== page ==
Parathyroid Gland and Adrenal Gland

by Geoffrey Meyer, PhD

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    00:01 Let’s now move to the parathyroid gland. It’s a gland that doesn’t have a lot of significance histologically. It’s a pretty sort of dull looking organ, if you like, it's one of the less prettier organs of the body that we all have the pleasure of examining with a light microscope.

    00:19 But it stores and secretes parathyroid hormone. And the principal cell that does that is called the principal cell or chief cell. If you look at the section on the left, you see predominantly, these cells are rather basophilic or bluish in their stain in this particular stain or dye used. If you look very carefully, you often see little clusters of sort of cells that take up a reddish stain. The reddish stains are these oxyphil stain cells.

    00:54 You can see them contrasted here against the more basophilic stain chief cells that dominate the parathyroid gland. No one seems to know the function of these oxyphil cells. So I’ve put a question mark against their name. There are probably of limited significance when we consider the endocrine function of the parathyroid gland. I’d like to now describe for you the adrenal gland, often called the suprarenal gland because it sits on top of the kidney, the renal gland. The adrenal gland, again, is one of these endocrine glands like the pituitary gland that comes from two origins. It has a cortex that’s derived from mesoderm. This cortex occupies at least 90% of the gland. And it has a medulla that occupies about 10%, that is in the center of the gland, surrounded by the cortex. And this medulla is derived from neural crest cells. So have a look at these glands labelled in the center, in the section of the center, and make sure you clearly see the cortex and the medulla. One thing to notice is that the medulla has a brownish sort of stain.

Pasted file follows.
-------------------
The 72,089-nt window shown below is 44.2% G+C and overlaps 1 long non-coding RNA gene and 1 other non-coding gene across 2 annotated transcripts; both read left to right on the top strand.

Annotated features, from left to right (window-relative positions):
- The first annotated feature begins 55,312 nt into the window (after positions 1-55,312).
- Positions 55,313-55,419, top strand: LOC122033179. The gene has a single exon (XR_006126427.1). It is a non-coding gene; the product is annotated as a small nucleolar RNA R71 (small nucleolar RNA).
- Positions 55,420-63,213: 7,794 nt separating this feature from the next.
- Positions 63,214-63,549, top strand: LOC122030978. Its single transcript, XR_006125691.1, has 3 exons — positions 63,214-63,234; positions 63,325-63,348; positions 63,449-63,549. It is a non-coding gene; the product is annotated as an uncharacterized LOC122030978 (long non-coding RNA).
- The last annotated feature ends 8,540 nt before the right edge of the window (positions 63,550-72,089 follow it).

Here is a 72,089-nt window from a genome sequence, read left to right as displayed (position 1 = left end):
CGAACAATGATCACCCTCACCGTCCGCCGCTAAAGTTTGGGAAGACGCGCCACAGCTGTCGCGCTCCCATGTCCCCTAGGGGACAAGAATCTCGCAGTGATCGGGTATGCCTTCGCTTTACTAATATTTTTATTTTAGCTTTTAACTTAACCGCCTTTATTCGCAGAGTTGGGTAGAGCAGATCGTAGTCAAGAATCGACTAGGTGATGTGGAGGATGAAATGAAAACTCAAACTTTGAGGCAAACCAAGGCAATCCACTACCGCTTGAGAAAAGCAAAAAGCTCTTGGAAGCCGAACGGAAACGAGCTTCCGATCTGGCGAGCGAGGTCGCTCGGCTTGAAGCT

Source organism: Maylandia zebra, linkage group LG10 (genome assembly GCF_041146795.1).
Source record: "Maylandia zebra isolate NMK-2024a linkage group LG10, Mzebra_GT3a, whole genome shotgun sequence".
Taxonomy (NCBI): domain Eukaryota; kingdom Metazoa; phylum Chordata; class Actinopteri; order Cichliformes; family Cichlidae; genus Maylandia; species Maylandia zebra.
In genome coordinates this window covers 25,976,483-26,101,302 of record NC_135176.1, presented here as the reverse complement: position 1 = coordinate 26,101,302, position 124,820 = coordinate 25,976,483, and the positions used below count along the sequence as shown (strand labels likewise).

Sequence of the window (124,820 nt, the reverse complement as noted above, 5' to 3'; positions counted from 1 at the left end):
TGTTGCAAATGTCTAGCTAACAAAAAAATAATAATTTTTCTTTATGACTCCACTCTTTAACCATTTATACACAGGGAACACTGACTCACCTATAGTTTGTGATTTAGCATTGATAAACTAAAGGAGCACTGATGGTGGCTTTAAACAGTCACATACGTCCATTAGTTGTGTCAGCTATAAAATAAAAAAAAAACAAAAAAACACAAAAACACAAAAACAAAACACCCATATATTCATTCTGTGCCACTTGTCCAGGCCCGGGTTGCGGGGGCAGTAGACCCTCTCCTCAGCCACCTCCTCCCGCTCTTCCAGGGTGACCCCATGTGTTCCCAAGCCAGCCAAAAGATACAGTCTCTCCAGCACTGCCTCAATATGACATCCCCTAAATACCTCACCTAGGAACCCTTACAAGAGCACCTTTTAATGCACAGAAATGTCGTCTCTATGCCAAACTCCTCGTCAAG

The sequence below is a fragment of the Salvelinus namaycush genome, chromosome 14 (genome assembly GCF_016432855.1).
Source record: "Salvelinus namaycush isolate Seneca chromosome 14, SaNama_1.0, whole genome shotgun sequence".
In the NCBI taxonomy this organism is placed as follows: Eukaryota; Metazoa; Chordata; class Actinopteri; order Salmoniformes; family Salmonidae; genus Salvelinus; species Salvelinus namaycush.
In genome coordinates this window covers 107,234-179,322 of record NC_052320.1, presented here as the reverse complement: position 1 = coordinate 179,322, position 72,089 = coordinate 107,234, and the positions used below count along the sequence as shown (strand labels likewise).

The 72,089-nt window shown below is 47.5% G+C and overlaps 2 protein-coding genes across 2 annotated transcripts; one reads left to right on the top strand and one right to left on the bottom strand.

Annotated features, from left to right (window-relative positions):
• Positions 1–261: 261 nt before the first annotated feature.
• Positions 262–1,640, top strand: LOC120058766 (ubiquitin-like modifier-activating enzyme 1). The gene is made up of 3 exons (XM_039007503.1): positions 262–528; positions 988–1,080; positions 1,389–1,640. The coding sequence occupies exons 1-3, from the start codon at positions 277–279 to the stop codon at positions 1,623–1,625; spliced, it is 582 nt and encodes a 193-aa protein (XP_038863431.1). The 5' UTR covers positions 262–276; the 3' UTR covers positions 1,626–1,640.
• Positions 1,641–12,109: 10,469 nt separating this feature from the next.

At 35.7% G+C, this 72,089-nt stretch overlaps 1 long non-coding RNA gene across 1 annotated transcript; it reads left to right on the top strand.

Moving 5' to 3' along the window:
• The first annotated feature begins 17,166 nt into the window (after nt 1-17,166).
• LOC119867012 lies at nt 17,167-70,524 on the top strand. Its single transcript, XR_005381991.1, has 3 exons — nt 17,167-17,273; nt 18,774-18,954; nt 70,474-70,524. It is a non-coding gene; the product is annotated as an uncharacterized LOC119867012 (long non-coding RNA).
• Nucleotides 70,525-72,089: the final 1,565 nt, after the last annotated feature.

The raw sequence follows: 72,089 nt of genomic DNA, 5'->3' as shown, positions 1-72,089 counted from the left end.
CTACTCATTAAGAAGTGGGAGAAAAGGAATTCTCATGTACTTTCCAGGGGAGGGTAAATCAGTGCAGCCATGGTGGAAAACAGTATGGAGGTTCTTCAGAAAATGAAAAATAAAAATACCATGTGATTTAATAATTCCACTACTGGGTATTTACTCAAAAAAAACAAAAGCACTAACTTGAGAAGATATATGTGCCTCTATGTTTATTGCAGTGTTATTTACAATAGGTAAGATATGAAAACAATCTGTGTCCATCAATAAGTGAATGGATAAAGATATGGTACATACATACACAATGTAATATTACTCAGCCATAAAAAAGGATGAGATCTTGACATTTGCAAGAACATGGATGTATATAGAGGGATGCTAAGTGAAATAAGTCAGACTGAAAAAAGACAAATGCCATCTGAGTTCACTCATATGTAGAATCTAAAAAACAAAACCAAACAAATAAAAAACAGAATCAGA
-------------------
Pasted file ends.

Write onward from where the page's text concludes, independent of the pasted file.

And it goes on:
02:19 And the cortex has a more pinker stain. So, different stains have been used here to help distinguish those two components of the adrenal gland, the adrenal medulla, and the adrenal cortex.

    02:34 And again, like the pituitary, they probably should be considered as separate glands even though geographically, they live together. Well, when you look at the cortex, you can clearly see if you look very, very carefully that you can separate the cortex of the adrenal gland into three separate zones based on how they appear, even from this low magnification.

    03:04 And I’m going to describe each of those three zones because they secrete different classes of hormonal product.

    About the Lecture

    The lecture Parathyroid Gland and Adrenal Gland by Geoffrey Meyer, PhD is from the course Endocrine Histology.

    Included Quiz Questions

    1. Mesoderm
    2. Ectoderm
    3. Endoderm
    4. Neural tube
    5. Neural crest cells
    1. Chief cells
    2. Parafollicular cells
    3. Oxyphil cells
    4. Follicular cells
    5. Beta cells

    Author of lecture Parathyroid Gland and Adrenal Gland

     Geoffrey Meyer, PhD

    Geoffrey Meyer, PhD

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